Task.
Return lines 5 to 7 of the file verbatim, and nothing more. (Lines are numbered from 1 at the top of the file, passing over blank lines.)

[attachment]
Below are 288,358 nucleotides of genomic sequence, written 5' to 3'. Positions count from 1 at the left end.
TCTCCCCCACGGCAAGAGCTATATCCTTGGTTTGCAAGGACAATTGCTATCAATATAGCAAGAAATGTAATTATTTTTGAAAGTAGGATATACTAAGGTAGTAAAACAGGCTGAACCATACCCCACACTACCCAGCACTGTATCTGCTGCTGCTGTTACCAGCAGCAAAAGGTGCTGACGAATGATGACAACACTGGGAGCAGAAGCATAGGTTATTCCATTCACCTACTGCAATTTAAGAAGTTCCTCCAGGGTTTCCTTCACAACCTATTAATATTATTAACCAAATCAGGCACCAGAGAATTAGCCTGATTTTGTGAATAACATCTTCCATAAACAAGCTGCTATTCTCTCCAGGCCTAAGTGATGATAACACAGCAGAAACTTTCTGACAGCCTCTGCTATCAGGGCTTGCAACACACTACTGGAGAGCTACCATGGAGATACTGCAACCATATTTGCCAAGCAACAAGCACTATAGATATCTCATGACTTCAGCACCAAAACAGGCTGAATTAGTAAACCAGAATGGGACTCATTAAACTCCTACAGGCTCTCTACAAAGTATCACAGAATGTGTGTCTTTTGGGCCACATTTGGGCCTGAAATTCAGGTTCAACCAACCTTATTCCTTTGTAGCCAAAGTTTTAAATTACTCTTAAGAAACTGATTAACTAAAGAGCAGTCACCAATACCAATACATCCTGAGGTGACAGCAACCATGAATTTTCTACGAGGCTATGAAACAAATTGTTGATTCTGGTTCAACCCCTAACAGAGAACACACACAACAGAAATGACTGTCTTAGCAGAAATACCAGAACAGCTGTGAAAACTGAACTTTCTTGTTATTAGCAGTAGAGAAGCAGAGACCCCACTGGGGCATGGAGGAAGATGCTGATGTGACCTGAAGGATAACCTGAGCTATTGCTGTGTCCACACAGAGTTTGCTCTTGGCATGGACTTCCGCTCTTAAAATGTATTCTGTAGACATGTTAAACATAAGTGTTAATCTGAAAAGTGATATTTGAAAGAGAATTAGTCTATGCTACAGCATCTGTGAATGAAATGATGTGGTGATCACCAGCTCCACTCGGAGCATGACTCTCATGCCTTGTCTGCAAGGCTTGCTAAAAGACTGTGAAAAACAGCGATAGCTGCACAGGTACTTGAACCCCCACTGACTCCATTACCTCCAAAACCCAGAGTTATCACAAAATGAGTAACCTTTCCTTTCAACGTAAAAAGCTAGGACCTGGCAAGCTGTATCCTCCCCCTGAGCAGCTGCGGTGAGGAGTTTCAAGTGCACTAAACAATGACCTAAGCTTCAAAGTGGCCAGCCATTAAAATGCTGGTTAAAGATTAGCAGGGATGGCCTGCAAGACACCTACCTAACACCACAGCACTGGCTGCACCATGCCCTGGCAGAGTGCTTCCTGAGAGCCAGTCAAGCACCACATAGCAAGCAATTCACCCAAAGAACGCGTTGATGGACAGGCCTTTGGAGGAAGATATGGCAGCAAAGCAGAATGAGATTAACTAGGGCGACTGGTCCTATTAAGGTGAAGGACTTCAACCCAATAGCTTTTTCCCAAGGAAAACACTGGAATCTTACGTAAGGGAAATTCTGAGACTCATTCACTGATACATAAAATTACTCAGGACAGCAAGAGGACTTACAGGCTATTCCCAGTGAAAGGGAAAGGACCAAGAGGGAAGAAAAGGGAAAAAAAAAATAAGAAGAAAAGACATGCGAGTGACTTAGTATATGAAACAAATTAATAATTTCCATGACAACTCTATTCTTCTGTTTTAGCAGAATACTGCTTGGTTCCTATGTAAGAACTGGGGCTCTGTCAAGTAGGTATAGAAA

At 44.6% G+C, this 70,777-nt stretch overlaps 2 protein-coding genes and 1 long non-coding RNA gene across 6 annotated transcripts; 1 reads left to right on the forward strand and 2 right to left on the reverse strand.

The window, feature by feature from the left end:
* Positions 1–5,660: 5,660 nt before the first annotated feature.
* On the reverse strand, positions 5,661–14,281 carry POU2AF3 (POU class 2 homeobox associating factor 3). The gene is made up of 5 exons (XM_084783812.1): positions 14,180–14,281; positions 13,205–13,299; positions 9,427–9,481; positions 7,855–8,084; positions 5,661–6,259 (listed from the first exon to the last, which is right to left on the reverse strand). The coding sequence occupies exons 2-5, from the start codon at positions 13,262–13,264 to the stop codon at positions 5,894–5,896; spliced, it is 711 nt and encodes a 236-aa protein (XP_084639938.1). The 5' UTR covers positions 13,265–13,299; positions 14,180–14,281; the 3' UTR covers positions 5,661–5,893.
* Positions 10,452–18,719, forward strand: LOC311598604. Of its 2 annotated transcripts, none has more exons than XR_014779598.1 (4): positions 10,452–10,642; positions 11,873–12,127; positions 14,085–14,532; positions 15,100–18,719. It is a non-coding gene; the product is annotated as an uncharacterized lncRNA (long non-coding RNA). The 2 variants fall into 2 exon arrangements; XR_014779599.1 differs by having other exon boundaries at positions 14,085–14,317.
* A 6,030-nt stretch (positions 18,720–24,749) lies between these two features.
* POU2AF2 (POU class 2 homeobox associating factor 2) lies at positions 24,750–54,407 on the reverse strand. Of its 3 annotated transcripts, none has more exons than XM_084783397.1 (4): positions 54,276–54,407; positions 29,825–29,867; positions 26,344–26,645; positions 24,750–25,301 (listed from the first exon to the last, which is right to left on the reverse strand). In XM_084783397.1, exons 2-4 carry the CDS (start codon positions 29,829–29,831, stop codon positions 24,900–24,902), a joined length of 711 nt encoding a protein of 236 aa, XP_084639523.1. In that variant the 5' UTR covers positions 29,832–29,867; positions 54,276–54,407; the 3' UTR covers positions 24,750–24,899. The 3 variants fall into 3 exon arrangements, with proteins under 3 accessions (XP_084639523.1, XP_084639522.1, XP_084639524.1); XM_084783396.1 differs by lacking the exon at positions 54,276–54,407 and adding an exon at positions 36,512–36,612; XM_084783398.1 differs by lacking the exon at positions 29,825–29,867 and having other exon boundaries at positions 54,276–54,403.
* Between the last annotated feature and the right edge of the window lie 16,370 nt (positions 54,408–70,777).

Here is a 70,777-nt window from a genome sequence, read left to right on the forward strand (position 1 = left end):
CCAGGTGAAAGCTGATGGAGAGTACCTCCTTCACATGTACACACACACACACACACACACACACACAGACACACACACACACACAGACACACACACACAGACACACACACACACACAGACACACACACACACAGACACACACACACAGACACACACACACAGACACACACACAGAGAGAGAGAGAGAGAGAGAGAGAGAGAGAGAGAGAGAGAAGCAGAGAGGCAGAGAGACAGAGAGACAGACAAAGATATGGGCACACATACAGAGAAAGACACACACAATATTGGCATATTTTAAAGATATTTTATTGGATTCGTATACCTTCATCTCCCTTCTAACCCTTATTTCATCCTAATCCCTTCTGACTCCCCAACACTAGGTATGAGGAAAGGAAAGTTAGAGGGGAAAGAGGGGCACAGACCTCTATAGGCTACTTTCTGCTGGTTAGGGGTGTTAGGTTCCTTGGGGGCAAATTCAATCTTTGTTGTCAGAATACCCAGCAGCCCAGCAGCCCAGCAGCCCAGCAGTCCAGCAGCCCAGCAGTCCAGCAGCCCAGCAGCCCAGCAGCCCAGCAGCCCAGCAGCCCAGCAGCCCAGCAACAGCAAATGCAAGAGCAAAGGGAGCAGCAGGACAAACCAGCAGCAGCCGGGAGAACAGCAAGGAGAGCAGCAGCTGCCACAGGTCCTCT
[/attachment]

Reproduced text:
* Positions 1–5,660: 5,660 nt before the first annotated feature.
* On the reverse strand, positions 5,661–14,281 carry POU2AF3 (POU class 2 homeobox associating factor 3). The gene is made up of 5 exons (XM_084783812.1): positions 14,180–14,281; positions 13,205–13,299; positions 9,427–9,481; positions 7,855–8,084; positions 5,661–6,259 (listed from the first exon to the last, which is right to left on the reverse strand). The coding sequence occupies exons 2-5, from the start codon at positions 13,262–13,264 to the stop codon at positions 5,894–5,896; spliced, it is 711 nt and encodes a 236-aa protein (XP_084639938.1). The 5' UTR covers positions 13,265–13,299; positions 14,180–14,281; the 3' UTR covers positions 5,661–5,893.
* Positions 10,452–18,719, forward strand: LOC311598604. Of its 2 annotated transcripts, none has more exons than XR_014779598.1 (4): positions 10,452–10,642; positions 11,873–12,127; positions 14,085–14,532; positions 15,100–18,719. It is a non-coding gene; the product is annotated as an uncharacterized lncRNA (long non-coding RNA). The 2 variants fall into 2 exon arrangements; XR_014779599.1 differs by having other exon boundaries at positions 14,085–14,317.